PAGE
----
NAB Monthly Cashless Retail Sales Index August 2018
The NAB Cashless Retail Sales Index gained 1.1% in August on a month-on-month basis, following a gain of 0.7% (revised) in July.
- The NAB Cashless Retail Sales Index gained 1.1% in August on a month-on-month basis, following a gain of 0.7% (revised) in July. All of the six major categories grew in the month; four saw an improvement while one saw (household goods) steady growth and another (cafes, restaurants and takeaway) saw growth moderate.
- Our data mapping suggests that the official ABS measure of retail sales will be flat in August, following a flat ABS print in July. Our forecast last month was 0.1%, but has been revised to -0.1%.
- The NAB Cashless Retail Sales Index was up a more encouraging 11.5% year-on-year in August, although this is still potentially distorted by special factors from late-2017, including the new to Australia Black Friday sales.
- Year-on-year growth is positive for all six NAB Cashless Retail Index major industry groupings. Cafes, restaurants & takeaways remains the fastest growing category (17.9% y/y), followed by food at 11.7% y/y, household goods (9.9%), department stores (9.4%), clothing and footwear (7.6%) and other retailing (7.4%). For more detail see Charts 3, 7 & 8.
- The convergence in retail spending patterns across Australia, which has been present for some months, remains. While the ACT remains the strongest performer in the monthly data, but growth in NSW, Vic, Qld, SA and WA was again in a 0.2pp range a monthly basis. NSW, which had shown weakness in May and June, was equal second best performer in August (along with Victoria and Western Australia).
- The NAB Cashless Retail Index is broader than the NAB Online Retail Index and measures all cashless retail spending by consumers using debit and credit cards (both in person and online), BPAY and Paypal. The index is derived from personal transaction data from NAB platforms (around 2 million transactions per day) and offers a 2-3 week lead on ABS retail trade data. Likely reflecting the increasing popularity of online and contactless payments, the NAB Cashless Retail Index has continued to outpace the ABS measure of retail sales (10.1% y/y versus 2.9% y/y in July).
NAB Chief Economist, Alan Oster commented:
The NAB Cashless Retail Sales Index strengthened in August, recording 1.1% month-on-month growth – its best result since March 2018. However, our mapping of the “official” ABS measure points to another lacklustre result. The ABS recorded a flat print in July and our data suggests that this will occur again in August.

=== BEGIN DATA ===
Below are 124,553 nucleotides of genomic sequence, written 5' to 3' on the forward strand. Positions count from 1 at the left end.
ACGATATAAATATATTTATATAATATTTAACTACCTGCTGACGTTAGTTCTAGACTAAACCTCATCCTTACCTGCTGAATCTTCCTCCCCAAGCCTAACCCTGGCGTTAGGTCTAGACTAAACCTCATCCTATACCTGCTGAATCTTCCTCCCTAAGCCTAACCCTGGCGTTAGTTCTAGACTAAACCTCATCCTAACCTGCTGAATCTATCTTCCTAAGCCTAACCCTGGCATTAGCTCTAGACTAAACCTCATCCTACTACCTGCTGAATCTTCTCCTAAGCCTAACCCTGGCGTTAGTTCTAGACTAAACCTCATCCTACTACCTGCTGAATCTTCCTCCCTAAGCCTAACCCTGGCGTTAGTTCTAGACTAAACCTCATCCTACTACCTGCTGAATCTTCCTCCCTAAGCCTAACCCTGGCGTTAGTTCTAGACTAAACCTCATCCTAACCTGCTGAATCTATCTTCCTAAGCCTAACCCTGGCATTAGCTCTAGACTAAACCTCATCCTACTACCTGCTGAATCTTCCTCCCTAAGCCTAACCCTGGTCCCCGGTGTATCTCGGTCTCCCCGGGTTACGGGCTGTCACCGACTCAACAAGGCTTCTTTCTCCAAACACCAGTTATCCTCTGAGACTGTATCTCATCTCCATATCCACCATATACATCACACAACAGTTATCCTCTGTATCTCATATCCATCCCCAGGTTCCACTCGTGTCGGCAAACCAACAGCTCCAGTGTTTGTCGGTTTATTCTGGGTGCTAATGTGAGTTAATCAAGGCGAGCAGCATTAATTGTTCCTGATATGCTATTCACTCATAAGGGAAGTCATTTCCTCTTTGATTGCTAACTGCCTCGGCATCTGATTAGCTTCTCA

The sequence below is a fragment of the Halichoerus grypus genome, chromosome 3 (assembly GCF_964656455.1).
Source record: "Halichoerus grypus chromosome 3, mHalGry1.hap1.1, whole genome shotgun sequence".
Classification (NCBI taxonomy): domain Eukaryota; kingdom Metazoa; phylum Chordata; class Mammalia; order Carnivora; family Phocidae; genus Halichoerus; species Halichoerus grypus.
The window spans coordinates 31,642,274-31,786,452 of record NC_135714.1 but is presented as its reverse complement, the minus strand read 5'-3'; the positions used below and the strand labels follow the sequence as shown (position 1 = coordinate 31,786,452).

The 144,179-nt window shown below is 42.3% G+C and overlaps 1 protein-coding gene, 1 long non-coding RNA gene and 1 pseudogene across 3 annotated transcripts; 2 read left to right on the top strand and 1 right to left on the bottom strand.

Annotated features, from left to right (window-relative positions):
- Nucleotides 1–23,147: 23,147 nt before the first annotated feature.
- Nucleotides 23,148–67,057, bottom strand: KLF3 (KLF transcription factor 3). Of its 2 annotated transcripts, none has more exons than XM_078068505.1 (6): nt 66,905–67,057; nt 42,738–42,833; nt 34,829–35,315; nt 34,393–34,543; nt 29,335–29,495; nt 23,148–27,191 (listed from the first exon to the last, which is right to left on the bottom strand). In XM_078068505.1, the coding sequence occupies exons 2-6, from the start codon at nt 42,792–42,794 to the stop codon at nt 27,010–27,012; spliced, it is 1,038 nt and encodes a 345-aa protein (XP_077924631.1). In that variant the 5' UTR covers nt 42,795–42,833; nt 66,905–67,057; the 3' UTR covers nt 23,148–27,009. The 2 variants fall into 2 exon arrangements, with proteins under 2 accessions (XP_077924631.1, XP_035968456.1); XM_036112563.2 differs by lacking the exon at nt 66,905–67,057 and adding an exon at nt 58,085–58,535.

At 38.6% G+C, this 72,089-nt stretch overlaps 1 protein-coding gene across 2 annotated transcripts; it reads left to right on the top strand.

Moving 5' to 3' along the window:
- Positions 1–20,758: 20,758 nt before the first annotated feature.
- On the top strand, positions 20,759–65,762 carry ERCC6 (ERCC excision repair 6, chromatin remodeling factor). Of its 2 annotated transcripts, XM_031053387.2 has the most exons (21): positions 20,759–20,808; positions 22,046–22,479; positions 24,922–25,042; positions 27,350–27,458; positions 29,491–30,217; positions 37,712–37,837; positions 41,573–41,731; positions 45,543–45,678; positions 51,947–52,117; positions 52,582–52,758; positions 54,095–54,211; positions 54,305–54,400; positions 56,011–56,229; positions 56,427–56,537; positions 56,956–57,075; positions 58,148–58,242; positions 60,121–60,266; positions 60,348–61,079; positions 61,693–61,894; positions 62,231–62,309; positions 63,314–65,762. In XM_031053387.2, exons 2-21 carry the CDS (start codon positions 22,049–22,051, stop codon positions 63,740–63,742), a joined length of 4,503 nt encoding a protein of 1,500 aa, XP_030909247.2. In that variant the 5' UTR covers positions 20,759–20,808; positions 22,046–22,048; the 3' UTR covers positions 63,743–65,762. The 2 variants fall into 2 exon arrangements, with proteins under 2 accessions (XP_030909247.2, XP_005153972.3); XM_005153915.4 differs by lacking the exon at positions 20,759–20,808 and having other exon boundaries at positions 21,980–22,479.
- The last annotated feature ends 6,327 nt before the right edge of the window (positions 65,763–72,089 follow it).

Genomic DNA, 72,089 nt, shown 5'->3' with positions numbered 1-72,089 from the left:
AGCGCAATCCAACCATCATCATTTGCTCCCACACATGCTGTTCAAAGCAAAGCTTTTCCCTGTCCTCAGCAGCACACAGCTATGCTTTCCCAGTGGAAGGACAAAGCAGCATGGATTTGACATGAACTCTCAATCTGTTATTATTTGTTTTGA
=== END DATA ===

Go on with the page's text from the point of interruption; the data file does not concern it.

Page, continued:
While the monthly data are volatile; we continue to observe weakness in the retail sector in other data, such as the NAB Monthly Business Survey. While retail business conditions rose in August, the sector remains the weakest in the survey and the only one to record negative conditions. That said, retail prices improved in August, up 0.9% at a quarterly rate.
Wage growth has been weak for some time, dampening consumer sentiment. However, our forecasts point to a pick-up in wage growth, in line with our expectation of moderately lower unemployment. On the other hand, falling house prices – particularly in Sydney and Melbourne – could begin to act as a dampener on retail spending.
The convergence we have seen in cashless retail sales growth across Australia continued in August. While the ACT is the fastest growing jurisdiction on a monthly basis, there is relatively little separating the other states and some of the weakness in NSW earlier in the year has dissipated.
NAB’s index is derived from personal transaction data from NAB platforms (around 2 million transactions per day) and includes all cashless retail spending by consumers using debit and credit cards (both in person and online), BPAY and Paypal. NAB’s Cashless Retail Index is reasonably assumed to be representative of aggregate non-cash retail sales in Australia given its large sample size. The average growth rate for NAB’s index is stronger than the official ABS measure of retail trade given that it does not capture cash transactions, which is why we use our mapping equations to forecast the official ABS measure of retail trade. RBA research suggests 18% of the value of retail trade occurred via cash in 2016. Over time, the growth rates of the two series are likely to come together.
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